Tuesday, 16 September 2008

Metric madness

I'm not a Little Englander by any means, I don't get excited about rumours of EU plots to ban British sauasges. But I do confess to having a problem with the metric system.

There's something organic about inches (the length of a thumb knuckle) - feet (doh - the length of a foot ) - or a yard ( the stretch of your arm or a stride). Alright - I know that these vary on different people but as rough 'rules of thumb' they work.

Which is why they have been around for a long time, in a lot of different places. Archaeologist Aubrey Burl notes that pre-historic structures in Europe, South America, the Middle East, India and China all seem to use multiples of roughly similar units of measurement taken from anatomical dimensions.

Metric measurements can seem to be more precise and scientific. But in reality they are only derived from an eighteenth century miscalculation of the earth's circumference. They do not of themselves make measurement any more accurate. In my own industry we managed perfectly well with points and picas for centuries. And the golden age of engineeing was built on sixteenths of an inch. In fact as far as Harley Davidson is concerned, it still is.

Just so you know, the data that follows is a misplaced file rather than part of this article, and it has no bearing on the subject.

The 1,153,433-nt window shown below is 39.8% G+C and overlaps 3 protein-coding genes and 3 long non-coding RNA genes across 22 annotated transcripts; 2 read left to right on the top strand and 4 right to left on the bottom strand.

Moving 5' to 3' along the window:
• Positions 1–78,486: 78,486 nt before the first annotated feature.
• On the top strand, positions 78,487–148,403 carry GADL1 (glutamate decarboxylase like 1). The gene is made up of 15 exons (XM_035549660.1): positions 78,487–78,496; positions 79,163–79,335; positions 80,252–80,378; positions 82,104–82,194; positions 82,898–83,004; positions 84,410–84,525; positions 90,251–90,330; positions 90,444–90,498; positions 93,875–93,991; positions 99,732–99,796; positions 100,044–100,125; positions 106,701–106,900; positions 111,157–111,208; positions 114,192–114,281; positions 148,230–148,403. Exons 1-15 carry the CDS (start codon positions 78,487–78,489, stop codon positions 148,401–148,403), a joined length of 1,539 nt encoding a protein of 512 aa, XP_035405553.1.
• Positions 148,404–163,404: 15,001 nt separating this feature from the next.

Which leads neatly to the outrageous news that obtaining a motorcycle licence in this country is about to become harder again.

Apparently the UK needs to comply with the rest of the EU in doing the emergency stop - which is a requirement of the bike test - from a speed of 50kph. Trouble is, that translates as 31mph and the roads used by test centres are generally those with 30mph limits. Consequently, for the sake of the 1mph difference, the bike test will now have to be taken only at special designated regional centres.

I'm not sure if this is a plot to push the dreaded kilometer at the expense of the mile. Or a plot to discourage motorcycling. Either way it's bollocks.

No comments: